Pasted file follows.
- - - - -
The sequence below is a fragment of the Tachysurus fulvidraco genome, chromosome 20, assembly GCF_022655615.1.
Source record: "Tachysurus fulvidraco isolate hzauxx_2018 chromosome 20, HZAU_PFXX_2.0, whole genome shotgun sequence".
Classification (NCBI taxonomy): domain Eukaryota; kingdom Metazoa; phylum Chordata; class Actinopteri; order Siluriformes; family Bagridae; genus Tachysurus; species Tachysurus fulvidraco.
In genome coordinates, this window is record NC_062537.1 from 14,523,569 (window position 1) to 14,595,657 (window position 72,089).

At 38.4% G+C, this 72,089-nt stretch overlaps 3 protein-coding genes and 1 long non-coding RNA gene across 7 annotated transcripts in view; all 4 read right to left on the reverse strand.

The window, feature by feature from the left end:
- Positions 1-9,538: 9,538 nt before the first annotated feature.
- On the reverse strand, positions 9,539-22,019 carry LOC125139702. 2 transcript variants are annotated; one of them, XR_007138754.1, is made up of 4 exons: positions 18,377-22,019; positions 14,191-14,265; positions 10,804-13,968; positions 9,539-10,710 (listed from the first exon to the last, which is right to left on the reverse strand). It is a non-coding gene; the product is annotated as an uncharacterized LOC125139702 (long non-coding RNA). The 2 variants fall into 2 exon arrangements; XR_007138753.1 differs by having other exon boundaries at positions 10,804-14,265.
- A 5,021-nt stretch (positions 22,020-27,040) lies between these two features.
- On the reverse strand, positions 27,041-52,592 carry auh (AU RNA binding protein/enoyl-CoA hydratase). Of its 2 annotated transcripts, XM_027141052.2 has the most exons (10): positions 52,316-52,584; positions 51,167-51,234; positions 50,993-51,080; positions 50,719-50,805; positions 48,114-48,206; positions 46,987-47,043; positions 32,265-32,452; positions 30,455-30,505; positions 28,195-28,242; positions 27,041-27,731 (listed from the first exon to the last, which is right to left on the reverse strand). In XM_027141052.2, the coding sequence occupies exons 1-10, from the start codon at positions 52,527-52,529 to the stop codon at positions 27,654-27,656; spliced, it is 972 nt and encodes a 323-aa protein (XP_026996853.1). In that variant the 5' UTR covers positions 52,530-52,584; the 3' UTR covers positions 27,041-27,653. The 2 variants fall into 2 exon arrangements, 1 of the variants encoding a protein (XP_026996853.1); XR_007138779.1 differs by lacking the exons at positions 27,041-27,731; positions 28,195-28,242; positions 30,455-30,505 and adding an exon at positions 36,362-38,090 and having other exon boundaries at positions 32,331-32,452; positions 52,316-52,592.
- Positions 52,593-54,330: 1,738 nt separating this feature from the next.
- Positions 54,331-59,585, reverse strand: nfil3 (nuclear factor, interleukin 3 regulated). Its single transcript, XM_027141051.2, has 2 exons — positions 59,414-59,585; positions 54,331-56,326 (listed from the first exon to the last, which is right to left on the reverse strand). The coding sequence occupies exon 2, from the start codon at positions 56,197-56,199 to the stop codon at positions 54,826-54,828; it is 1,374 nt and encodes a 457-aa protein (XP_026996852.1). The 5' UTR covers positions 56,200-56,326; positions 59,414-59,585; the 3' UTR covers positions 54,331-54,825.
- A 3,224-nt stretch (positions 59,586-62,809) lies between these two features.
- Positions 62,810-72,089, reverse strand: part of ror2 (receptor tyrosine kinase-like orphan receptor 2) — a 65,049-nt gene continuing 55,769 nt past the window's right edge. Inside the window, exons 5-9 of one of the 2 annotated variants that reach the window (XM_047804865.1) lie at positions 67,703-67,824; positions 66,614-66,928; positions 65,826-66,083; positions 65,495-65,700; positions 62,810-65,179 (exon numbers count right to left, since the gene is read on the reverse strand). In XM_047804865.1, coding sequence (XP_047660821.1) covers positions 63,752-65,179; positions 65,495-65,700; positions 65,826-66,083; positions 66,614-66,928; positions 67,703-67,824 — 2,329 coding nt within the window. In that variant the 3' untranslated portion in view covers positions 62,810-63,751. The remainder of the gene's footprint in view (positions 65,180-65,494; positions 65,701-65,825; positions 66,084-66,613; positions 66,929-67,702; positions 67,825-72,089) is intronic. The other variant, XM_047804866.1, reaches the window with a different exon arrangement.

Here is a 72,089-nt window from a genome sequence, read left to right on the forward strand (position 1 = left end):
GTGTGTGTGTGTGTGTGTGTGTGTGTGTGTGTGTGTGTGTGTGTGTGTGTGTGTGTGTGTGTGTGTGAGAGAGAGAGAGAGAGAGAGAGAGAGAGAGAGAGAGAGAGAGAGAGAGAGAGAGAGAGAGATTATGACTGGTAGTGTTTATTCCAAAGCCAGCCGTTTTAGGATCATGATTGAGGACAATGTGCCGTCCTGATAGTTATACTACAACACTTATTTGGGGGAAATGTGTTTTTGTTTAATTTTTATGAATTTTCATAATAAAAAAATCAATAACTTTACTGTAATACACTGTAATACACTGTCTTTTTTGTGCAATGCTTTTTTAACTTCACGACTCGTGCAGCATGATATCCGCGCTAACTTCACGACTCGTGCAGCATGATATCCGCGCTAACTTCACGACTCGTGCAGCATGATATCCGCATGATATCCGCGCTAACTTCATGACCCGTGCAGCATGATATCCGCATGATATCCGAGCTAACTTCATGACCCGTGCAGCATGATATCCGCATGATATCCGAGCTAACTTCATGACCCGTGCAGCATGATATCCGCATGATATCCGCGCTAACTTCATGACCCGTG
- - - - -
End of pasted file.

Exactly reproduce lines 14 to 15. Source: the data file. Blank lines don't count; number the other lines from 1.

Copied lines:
- Positions 62,810-72,089, reverse strand: part of ror2 (receptor tyrosine kinase-like orphan receptor 2) — a 65,049-nt gene continuing 55,769 nt past the window's right edge. Inside the window, exons 5-9 of one of the 2 annotated variants that reach the window (XM_047804865.1) lie at positions 67,703-67,824; positions 66,614-66,928; positions 65,826-66,083; positions 65,495-65,700; positions 62,810-65,179 (exon numbers count right to left, since the gene is read on the reverse strand). In XM_047804865.1, coding sequence (XP_047660821.1) covers positions 63,752-65,179; positions 65,495-65,700; positions 65,826-66,083; positions 66,614-66,928; positions 67,703-67,824 — 2,329 coding nt within the window. In that variant the 3' untranslated portion in view covers positions 62,810-63,751. The remainder of the gene's footprint in view (positions 65,180-65,494; positions 65,701-65,825; positions 66,084-66,613; positions 66,929-67,702; positions 67,825-72,089) is intronic. The other variant, XM_047804866.1, reaches the window with a different exon arrangement.

Here is a 72,089-nt window from a genome sequence, read left to right on the forward strand (position 1 = left end):